"I have tried to ensure that Purdey got a fair hearing, and he has had a number of meetings with officials [because of) the strong backup I gave him. I went and supported him at the Phillips Inquiry, where his conduct under cross-examination was impressive. He is absolutely committed. I'm a strong supporter and admirer.

"At certain critical moments the scientific establishment has tried to freeze him out. When he first started, [there] was a great reluctance to entertain any suggestion that there might be an alternative explanation for BSE. There were so many issues - including accountability, money and public funds."

Before he became Environment Minister, the MP Michael Meacher also called for Purdey's theories to be checked out, as has the Conservative MP and former chairman of the House of Commons Agriculture Select Committee, Sir Richard Body.

"He may not have a doctorate, but he's no fool," states Sir Richard, himself the author of four books on farming, "and he has been fighting a very lonely battle. The Ministry of Agriculture has behaved disgracefully because he challenged their authority. Some say he is obsessional, but when you're fighting a scientific establishment, you have to be. A lesser man than he would have given up years ago. "

Lately, Purdey's research has taken him on a spree of soil sampling to Colorado, where in certain areas deer have succumbed to "deer BSE", and to Iceland, where some sheep have scrapie. Purdey's soil sample results showed that in both countries the areas which had high scrapie and BSE also had relatively high levels of naturally-occurring manganese in the environment. Could this be the missing link: the mineral implicated in spongiform brain diseases? He searched the literature on manganese and found articles dating back decades about maganese miners dying of a brain disease known as manganese madness. It had virtually identical symptoms to spongiform disease. It also had the bizarre symptom of "unmotivated smiling".

Then he tracked down Gajdusek's research from another area high in manganese from its volcanoes, New Guinea. It described a brain disease known as kuru, the laughing death, which occurred in women and children of cannibal tribes who ate the brains of the dead. One symptom is a bizarre grin and contorted limbs - as found in the new variant CJD.

But what is the link with Britain and BSE? "In the Eighties," says Purdey, "cows here were fed poultry manure which was put into their concentrated feed. That manure was high in manganese, fed to hens to boost modern egg production."

Manganese is, he believes, the missing link. "OPs accelerate the absorption of manganese in the brain, as well as converting the mineral into its lethal "3+" form. The combination of OPs and manganese became the dual trigger for BSE - in which manganese 3+ binds to the prion protein so that it becomes misfolded. This generates free radicals which in turn set off a chain reaction - rather like ,cluster bombs 'which destroy the brain."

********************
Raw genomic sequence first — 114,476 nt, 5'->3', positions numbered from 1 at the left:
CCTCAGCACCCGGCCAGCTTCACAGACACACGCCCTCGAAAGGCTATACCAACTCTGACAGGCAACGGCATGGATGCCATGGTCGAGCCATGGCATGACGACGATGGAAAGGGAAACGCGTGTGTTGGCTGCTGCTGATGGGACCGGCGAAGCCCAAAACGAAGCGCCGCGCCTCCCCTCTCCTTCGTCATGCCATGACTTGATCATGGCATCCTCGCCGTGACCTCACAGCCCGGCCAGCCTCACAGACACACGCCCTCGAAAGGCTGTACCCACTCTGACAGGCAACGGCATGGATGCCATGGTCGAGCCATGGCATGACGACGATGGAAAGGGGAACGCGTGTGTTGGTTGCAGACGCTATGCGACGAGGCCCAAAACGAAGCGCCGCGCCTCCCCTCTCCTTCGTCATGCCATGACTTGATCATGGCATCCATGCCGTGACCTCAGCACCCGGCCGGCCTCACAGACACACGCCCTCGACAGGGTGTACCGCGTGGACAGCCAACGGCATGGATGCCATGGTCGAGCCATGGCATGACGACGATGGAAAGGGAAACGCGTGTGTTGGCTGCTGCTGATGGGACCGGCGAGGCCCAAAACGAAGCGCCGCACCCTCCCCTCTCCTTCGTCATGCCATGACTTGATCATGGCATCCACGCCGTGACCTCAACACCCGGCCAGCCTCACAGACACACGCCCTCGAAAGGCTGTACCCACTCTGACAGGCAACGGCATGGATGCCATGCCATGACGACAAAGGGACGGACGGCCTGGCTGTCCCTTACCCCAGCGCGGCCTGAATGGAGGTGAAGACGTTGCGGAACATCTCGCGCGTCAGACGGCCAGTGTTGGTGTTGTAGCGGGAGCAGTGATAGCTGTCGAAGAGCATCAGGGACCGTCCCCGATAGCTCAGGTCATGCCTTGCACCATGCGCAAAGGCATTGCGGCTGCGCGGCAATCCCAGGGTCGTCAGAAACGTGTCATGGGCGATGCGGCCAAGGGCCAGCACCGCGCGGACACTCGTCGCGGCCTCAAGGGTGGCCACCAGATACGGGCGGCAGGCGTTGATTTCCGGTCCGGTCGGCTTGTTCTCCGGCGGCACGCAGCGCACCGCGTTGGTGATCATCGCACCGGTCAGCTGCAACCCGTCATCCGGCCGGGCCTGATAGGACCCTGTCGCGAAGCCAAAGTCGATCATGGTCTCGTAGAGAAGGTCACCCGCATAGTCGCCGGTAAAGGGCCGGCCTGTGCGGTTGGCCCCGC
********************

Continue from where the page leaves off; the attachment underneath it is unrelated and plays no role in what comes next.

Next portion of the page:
And on the day we meet, Purdey is buoyant because a new test carried out by the biochemist Dr David Brown at Cambridge University has added credence to his theory. "This test shows that the prion protein is changed into its abnormal spongiform shape by the addition of manganese;'says Purdey.

"There is evidence now that manganese leads to misfolding of the prion protein [in the brain]," confirms Dr Brown, "and perhaps there is some link between this and the prion diseases [scrapie, nv CJD and BSE]. My evidence fits in with Mark Purdey's theory. There must be environmental factors."

In the meantime, life goes on as usual at the farm. There are children to feed, a new baby, the milking. Purdey may soon be acclaimed as - as Ted Hughes put it - a "heroic" saviour. It's more likely, believes Margaret, that if his theory is proved right someone else will claim the credit.

Whatever happens, Purdey will carry on rocking boats. "Far more important than BSE," he says, "is GM foods, which could be a global catastrophe. Our Government scientists arc too often on the payroll of the chemical industry. It makes me very angry. How come one day they are set up as experts on pesticides toxicology and the next day they are experts on GM foods? It's so incestuous!"

As I leave his Exmoor farmhouse,Purdey tells me what happened to his campaigning grandfather. Sadly, his own brother, apparently more concerned about the family name than about the truth, had him committed to an asylum."Tragically," says Purdey, "he died there. But he was right. "

Let history not repeat itself.

  Brigid McConville: The Times Magazine 6/5/00